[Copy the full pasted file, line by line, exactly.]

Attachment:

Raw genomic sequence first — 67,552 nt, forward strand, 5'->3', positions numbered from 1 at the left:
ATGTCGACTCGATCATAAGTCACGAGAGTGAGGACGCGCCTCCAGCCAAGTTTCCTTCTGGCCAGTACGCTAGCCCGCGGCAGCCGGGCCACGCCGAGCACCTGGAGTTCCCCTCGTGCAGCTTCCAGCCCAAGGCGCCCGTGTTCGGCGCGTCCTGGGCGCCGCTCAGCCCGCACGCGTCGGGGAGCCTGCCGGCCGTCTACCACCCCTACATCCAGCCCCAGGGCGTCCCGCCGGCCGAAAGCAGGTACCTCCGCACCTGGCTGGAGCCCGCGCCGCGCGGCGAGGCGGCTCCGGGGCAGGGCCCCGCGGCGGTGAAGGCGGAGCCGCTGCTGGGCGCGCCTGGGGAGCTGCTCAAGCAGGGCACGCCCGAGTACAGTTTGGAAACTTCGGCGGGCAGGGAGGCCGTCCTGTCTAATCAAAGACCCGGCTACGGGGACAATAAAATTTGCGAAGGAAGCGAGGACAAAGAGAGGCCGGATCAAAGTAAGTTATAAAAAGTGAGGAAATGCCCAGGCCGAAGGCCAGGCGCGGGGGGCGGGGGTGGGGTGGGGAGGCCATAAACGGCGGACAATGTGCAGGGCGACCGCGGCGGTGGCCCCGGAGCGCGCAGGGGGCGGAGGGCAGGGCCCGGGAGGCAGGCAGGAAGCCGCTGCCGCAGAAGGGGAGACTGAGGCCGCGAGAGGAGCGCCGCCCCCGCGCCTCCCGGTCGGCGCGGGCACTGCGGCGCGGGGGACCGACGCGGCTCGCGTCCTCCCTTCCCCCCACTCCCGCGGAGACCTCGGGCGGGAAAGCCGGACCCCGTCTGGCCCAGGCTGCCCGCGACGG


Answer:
Raw genomic sequence first — 67,552 nt, forward strand, 5'->3', positions numbered from 1 at the left:
ATGTCGACTCGATCATAAGTCACGAGAGTGAGGACGCGCCTCCAGCCAAGTTTCCTTCTGGCCAGTACGCTAGCCCGCGGCAGCCGGGCCACGCCGAGCACCTGGAGTTCCCCTCGTGCAGCTTCCAGCCCAAGGCGCCCGTGTTCGGCGCGTCCTGGGCGCCGCTCAGCCCGCACGCGTCGGGGAGCCTGCCGGCCGTCTACCACCCCTACATCCAGCCCCAGGGCGTCCCGCCGGCCGAAAGCAGGTACCTCCGCACCTGGCTGGAGCCCGCGCCGCGCGGCGAGGCGGCTCCGGGGCAGGGCCCCGCGGCGGTGAAGGCGGAGCCGCTGCTGGGCGCGCCTGGGGAGCTGCTCAAGCAGGGCACGCCCGAGTACAGTTTGGAAACTTCGGCGGGCAGGGAGGCCGTCCTGTCTAATCAAAGACCCGGCTACGGGGACAATAAAATTTGCGAAGGAAGCGAGGACAAAGAGAGGCCGGATCAAAGTAAGTTATAAAAAGTGAGGAAATGCCCAGGCCGAAGGCCAGGCGCGGGGGGCGGGGGTGGGGTGGGGAGGCCATAAACGGCGGACAATGTGCAGGGCGACCGCGGCGGTGGCCCCGGAGCGCGCAGGGGGCGGAGGGCAGGGCCCGGGAGGCAGGCAGGAAGCCGCTGCCGCAGAAGGGGAGACTGAGGCCGCGAGAGGAGCGCCGCCCCCGCGCCTCCCGGTCGGCGCGGGCACTGCGGCGCGGGGGACCGACGCGGCTCGCGTCCTCCCTTCCCCCCACTCCCGCGGAGACCTCGGGCGGGAAAGCCGGACCCCGTCTGGCCCAGGCTGCCCGCGACGG